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'Dr. Germ': One of the World's Most Dangerous Women : Weapons: Rihab Rashid Taha masterminded Iraq's deadly germ-warfare program. And for years, she helped hide it.


WASHINGTON — For four years, Dr. Rihab Rashid Taha would turn on the tears and even throw small tantrums in sessions with U.N. investigators in Baghdad. No, no, no, she would protest, Iraq never, ever developed biological weapons. Earlier this year, she stormed out of one session weeping.

"It was a role she played rather well," recalled one U.N. scientist. "But we knew she was lying."

And recently, Taha finally had to come clean. With no sign of remorse, she coldly admitted to the same U.N. officials that Iraq had developed one of the most original, wide-ranging and deadly programs in the history of germ warfare.

Not until the recent defection of Lt. Gen. Hussein Kamel Majid, son-in-law of Iraqi President Saddam Hussein and head of all weapons of mass destruction, was Taha ordered by her government to tell the truth--or at least more of it.

Only after that did Iraq admit that it had also worked on viruses that make eyes bleed, cause children to die from diarrhea and spread camel pox--heretofore unknown forms of germ warfare. And U.N. investigators think there are more surprises to come.

Even conservative estimates contend that Iraq's recently revealed array of bacteria, viruses and toxins could have killed tens of millions of people; the amounts of agents could theoretically have killed billions. The only limits were the delivery systems.

Not surprisingly, Taha is considered by Western intelligence agencies to be one of the most dangerous women in the world.

For the Arab world, she also reflects progress of a sort. Taha is one of a growing number of Arab women, particularly those in largely secular societies such as Iraq, Egypt, Syria and Jordan, who have a shot at top positions.

Nicknamed "Dr. Germ" by Westerners and Iraqis alike, Taha was the front woman for a biological warfare program ordered personally by Hussein.

Of medium height with slightly graying black hair that she wears long and pulled back, she was the mastermind behind the development of anthrax and botulinum bacteria that Iraq prepared for use against Israel, Iran and the U.S.-led coalition that drove Iraqi troops out of Kuwait in 1991. Her contributions represented the most successful side of a multifaceted research program--about which she was intensely pleased, U.N. and U.S. officials say.

"There's no question that she [supported] the program," said a leading U.N. scientist. "She had no hesitation about presenting herself as the brains behind it. She's a proud Iraqi and especially proud of what she was able to accomplish for Iraq. I don't think she had a qualm in the world about it."


Taha deceived with equal accomplishment, say those who dealt with her. Through more than four years of dealing with the United Nations, she told its experts that Iraq's biological weapons program was purely defensive. Only 10 people had been involved in writing six research papers over a four-year period, she said.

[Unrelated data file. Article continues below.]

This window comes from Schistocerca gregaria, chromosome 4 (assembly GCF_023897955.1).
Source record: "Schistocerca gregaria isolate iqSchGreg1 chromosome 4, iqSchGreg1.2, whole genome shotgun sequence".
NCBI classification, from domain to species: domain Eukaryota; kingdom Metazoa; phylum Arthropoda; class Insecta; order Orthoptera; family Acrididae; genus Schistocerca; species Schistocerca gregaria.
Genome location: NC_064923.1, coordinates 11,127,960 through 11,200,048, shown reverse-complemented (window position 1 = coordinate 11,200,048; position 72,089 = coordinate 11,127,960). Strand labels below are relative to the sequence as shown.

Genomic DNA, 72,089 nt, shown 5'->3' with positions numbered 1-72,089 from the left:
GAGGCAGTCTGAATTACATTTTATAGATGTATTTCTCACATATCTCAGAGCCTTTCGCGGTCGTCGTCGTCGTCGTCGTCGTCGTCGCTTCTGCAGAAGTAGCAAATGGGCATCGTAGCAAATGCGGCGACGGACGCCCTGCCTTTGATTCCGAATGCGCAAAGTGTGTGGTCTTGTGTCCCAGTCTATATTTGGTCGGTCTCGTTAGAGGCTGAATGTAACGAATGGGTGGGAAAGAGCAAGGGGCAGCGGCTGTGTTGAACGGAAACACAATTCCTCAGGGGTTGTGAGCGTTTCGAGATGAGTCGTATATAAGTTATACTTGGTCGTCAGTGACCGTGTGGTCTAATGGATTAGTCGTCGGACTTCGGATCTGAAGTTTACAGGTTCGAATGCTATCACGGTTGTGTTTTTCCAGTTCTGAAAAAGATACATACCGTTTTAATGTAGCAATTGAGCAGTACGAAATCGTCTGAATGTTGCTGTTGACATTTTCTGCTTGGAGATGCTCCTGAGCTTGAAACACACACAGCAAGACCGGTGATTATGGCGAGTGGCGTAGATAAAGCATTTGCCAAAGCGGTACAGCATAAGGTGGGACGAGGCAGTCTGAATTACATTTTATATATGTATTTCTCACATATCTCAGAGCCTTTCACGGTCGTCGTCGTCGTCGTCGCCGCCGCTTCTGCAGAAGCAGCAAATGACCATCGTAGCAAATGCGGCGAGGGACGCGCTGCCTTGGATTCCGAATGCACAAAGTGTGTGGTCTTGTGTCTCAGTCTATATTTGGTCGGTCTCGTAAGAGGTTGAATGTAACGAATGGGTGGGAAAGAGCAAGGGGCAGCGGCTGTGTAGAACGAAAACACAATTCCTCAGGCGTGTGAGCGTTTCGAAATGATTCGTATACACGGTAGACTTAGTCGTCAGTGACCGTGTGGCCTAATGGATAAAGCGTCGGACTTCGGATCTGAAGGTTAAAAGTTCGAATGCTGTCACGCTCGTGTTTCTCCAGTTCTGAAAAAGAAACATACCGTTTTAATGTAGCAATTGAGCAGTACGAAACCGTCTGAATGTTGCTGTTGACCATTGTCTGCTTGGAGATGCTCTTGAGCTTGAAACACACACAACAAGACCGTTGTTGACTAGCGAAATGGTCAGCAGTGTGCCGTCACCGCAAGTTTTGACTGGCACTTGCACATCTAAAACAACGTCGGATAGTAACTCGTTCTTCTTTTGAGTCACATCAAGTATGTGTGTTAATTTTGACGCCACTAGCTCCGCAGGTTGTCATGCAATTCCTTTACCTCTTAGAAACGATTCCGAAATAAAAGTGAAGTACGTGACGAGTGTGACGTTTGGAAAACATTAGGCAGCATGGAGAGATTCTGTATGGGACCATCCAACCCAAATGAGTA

The program, launched in 1985, instead had up to 150 scientists and senior technicians working on offensive programs, Western officials say. By 1988, Iraq had sufficient toxic agents to begin large-scale production of offensive weapons. And on the eve of the Persian Gulf War, Iraq had assembled almost 200 bombs and artillery warheads full of diseases and poisons.

Taha admitted the timetable and an offensive capability to U.N. Commissioner Rolf Ekeus in July. But even that was far from the whole story.

Taha also tried to dupe the press. Last spring, she escorted 25 foreign journalists through a high-tech chicken and bio-pesticide plant at Al Hakam, 60 miles southwest of Baghdad. It was designed only to increase production to feed 20 million Iraqis in their fifth year of economic sanctions, she claimed. "Our country now needs fat chicken and lots of eggs, so we are trying to do just that here," she said. "This project is for purely civilian use."

But Al Hakam has also been a headquarters for the development of both anthrax and botulinum--two of the deadliest aspects of a multifaceted program, and Taha's own specialties.

Anthrax is a hardy organism, more deadly than any chemical agent, that multiplies within the body and kills within one to five days after being dispersed into the air by artillery shells or bombs. A lethal dose fits on a needle tip. Iraq produced dozens of gallons--at least--according to the U.N. team.

Under Taha's tutelage, Iraq also produced thousands of gallons of botulinum, which produces toxins including those in food poisoning that usually kill within 12 to 24 hours. A millionth of an ounce is enough to kill. Much of it was stored at Al Hakam.

The facility was so secret that, unlike two other installations for biological and chemical warfare, it was not detected by U.S. intelligence. While the other two were seriously damaged during the gulf war, it escaped bombardment.

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